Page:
for best results, make this a day or two in advance. if you don’t have enough time to do this (or are like me and don’t plan meals out very far ahead), at least try to make this in the morning so that it can hang out all day. the longer it sits, the better it will taste – trust me.


super fresh ceviche

one of the coolest things that we get to do in our culinary classes is having guest lecturers in to talk about various world cuisines. helen chen, daughter of joyce chen, came in to talk about chinese food, and we cooked everything you can think of in a completely delicious whirlwind – stir fried vermicelli with chicken and veggies, steamed salmon with black beans, cucumber salad, pork fried wontons, yang-zhou slippery shrimp…amazing. we’ve got italian with lisa falso, japanese with sam huang, and indian with robyn deluca coming up…but my favorite was (and probably will remain) cooking mexican food with leo romero of casa romero in the back bay.

i love mexican food. my mother grew up just a few miles from the mexican border in arizona, and i was born in southern california – i grew up eating delicious mexican food, and i can’t seem to ever get enough. if you’ve never been to casa romero, get over there as soon as you can. i’ve been lucky enough to eat there once before, and i plan to take my parents the next time they’re down here, because i know they’ll love it.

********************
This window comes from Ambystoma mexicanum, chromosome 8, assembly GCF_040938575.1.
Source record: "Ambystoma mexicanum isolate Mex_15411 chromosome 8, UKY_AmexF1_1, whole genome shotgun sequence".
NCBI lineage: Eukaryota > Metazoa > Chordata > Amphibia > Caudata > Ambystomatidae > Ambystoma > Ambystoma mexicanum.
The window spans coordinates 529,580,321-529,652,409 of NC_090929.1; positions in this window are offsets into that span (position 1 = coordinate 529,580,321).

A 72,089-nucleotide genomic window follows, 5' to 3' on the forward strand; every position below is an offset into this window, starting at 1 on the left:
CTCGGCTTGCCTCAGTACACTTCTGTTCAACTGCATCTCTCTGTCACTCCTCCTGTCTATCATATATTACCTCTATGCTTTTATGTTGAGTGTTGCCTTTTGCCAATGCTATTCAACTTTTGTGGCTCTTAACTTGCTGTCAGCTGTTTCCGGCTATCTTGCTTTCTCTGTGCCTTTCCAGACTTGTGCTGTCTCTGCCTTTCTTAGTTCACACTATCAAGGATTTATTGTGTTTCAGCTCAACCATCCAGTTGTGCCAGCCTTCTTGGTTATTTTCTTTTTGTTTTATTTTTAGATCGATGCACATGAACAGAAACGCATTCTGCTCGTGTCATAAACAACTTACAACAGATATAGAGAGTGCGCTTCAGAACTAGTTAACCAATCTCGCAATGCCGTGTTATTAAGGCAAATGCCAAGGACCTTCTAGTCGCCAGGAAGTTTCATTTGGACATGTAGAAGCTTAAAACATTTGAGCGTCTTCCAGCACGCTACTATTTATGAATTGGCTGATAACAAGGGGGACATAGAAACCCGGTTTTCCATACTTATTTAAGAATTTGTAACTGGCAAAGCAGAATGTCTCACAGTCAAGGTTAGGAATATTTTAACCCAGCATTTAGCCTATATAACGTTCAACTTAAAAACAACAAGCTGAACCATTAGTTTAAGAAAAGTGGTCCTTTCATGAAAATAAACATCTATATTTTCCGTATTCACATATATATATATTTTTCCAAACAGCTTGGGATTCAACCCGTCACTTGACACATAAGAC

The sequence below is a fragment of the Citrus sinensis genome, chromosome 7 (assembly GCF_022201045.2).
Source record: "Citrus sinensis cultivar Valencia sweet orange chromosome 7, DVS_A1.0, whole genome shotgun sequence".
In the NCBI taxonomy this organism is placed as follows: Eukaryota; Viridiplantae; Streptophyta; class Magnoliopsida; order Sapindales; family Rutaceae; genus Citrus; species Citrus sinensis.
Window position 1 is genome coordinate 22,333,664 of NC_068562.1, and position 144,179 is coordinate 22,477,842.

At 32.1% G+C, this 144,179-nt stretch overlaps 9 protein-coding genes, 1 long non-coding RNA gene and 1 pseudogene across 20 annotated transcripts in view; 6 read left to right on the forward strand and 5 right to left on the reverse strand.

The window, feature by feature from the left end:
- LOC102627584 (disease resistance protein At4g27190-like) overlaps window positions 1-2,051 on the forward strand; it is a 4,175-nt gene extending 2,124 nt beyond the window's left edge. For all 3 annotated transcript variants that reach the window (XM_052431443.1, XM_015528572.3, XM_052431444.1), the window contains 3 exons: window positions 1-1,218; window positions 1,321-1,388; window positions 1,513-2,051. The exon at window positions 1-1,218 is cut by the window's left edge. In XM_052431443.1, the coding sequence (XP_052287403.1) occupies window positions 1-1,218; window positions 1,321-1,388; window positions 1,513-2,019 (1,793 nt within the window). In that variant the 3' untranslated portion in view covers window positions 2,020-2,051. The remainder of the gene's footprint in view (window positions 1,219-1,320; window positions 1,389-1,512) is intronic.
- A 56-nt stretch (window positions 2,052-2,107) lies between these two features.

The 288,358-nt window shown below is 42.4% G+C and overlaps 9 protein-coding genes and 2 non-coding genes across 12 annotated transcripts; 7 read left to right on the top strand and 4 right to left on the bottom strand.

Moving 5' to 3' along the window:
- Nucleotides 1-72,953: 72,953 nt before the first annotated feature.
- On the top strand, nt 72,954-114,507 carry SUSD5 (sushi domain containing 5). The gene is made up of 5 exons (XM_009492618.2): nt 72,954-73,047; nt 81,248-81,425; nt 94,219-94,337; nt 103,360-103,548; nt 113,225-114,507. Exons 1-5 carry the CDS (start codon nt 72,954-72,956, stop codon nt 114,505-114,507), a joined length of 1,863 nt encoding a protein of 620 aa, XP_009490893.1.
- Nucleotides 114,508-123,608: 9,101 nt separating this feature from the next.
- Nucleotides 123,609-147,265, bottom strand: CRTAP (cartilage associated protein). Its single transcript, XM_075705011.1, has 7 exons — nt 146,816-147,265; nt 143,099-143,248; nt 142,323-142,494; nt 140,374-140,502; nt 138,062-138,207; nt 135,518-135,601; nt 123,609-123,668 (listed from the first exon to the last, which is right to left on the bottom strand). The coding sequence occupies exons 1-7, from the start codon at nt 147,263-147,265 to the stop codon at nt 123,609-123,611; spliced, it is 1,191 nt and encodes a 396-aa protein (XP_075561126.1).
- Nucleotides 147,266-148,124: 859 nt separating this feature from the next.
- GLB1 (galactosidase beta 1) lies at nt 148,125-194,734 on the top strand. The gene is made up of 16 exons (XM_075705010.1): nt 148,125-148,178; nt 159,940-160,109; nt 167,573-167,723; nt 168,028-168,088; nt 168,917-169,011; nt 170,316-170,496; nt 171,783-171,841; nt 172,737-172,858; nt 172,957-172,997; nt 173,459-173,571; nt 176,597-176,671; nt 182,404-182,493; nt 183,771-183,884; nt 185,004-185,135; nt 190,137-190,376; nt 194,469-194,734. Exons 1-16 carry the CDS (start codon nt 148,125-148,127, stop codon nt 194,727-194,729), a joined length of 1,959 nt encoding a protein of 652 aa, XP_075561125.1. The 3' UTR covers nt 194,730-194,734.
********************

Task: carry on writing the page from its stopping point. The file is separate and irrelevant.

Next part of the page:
my husband and i have taken to spending saturday mornings at the farmer’s market in union square, where pick up fresh produce seafood to cook that night. after my awesome mexican cooking class, i knew i had to recreate one of the better dishes of the evening – ceviche, acapulco style. i also made mussels a la mariniere, which were (of course) delicious.

ceviche is a refreshing, light, addictive combination of fresh seafood, marinated in citrus juices until it’s “cooked.” it’s super easy to make, but never fails to impress, and makes for a delightful summer meal. it makes a great appetizer, but also works really well as a main course. this is the original recipe provided by leo romero, though i substituted haddock for pollock – this recipe will work with any firm, inexpensive white fish.

ceviche of pollock, acapulco style – from leo romero

1 pound fresh pollock filets, cut into bite-size pieces
1 medium onion, finely chopped
1 cup chopped fresh tomato